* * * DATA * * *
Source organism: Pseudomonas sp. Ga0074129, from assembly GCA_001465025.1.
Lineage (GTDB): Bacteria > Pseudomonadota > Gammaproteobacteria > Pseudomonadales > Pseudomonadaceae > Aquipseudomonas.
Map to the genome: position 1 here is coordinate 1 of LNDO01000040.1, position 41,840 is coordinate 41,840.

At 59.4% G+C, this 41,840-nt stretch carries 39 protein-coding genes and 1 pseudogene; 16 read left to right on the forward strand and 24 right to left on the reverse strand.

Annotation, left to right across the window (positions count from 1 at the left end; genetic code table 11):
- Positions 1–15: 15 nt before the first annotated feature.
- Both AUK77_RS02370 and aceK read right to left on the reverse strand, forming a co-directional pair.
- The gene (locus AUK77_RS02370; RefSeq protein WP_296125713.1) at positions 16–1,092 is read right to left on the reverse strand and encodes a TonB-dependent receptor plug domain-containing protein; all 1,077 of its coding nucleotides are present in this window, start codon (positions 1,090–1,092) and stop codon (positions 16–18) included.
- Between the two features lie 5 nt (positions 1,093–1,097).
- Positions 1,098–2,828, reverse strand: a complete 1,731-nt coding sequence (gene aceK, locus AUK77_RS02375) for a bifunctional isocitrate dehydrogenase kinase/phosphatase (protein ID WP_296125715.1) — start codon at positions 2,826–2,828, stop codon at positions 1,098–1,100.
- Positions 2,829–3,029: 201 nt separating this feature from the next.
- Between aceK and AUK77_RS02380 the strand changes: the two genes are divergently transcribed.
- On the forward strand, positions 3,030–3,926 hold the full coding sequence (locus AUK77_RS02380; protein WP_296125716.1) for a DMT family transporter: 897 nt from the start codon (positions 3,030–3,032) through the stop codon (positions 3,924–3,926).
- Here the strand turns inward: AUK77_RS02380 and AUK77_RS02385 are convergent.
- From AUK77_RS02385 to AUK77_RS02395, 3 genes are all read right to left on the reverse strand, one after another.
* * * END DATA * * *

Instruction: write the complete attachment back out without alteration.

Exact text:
Source organism: Pseudomonas sp. Ga0074129, from assembly GCA_001465025.1.
Lineage (GTDB): Bacteria > Pseudomonadota > Gammaproteobacteria > Pseudomonadales > Pseudomonadaceae > Aquipseudomonas.
Map to the genome: position 1 here is coordinate 1 of LNDO01000040.1, position 41,840 is coordinate 41,840.

At 59.4% G+C, this 41,840-nt stretch carries 39 protein-coding genes and 1 pseudogene; 16 read left to right on the forward strand and 24 right to left on the reverse strand.

Annotation, left to right across the window (positions count from 1 at the left end; genetic code table 11):
- Positions 1–15: 15 nt before the first annotated feature.
- Both AUK77_RS02370 and aceK read right to left on the reverse strand, forming a co-directional pair.
- The gene (locus AUK77_RS02370; RefSeq protein WP_296125713.1) at positions 16–1,092 is read right to left on the reverse strand and encodes a TonB-dependent receptor plug domain-containing protein; all 1,077 of its coding nucleotides are present in this window, start codon (positions 1,090–1,092) and stop codon (positions 16–18) included.
- Between the two features lie 5 nt (positions 1,093–1,097).
- Positions 1,098–2,828, reverse strand: a complete 1,731-nt coding sequence (gene aceK, locus AUK77_RS02375) for a bifunctional isocitrate dehydrogenase kinase/phosphatase (protein ID WP_296125715.1) — start codon at positions 2,826–2,828, stop codon at positions 1,098–1,100.
- Positions 2,829–3,029: 201 nt separating this feature from the next.
- Between aceK and AUK77_RS02380 the strand changes: the two genes are divergently transcribed.
- On the forward strand, positions 3,030–3,926 hold the full coding sequence (locus AUK77_RS02380; protein WP_296125716.1) for a DMT family transporter: 897 nt from the start codon (positions 3,030–3,032) through the stop codon (positions 3,924–3,926).
- Here the strand turns inward: AUK77_RS02380 and AUK77_RS02385 are convergent.
- From AUK77_RS02385 to AUK77_RS02395, 3 genes are all read right to left on the reverse strand, one after another.